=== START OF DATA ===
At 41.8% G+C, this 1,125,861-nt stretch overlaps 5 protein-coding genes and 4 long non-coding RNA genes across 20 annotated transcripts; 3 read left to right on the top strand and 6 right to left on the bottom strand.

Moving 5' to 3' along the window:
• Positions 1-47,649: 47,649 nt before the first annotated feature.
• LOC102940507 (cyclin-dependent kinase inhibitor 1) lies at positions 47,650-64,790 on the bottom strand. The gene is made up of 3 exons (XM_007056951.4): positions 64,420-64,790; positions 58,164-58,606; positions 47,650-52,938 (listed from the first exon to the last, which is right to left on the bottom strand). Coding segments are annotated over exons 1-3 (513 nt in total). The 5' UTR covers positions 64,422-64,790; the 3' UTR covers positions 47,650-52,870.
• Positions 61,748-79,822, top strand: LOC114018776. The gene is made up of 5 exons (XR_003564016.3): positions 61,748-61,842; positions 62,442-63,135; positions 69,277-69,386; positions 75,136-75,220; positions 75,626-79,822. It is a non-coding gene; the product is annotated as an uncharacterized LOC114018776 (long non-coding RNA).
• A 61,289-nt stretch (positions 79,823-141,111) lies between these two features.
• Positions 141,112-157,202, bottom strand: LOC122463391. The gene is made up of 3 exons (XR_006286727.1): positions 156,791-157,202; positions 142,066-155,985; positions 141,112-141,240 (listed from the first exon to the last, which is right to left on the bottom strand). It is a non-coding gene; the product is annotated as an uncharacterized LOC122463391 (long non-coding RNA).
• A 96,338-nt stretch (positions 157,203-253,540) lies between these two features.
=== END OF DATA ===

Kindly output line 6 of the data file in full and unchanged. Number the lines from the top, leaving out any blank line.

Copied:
• A 61,289-nt stretch (positions 79,823-141,111) lies between these two features.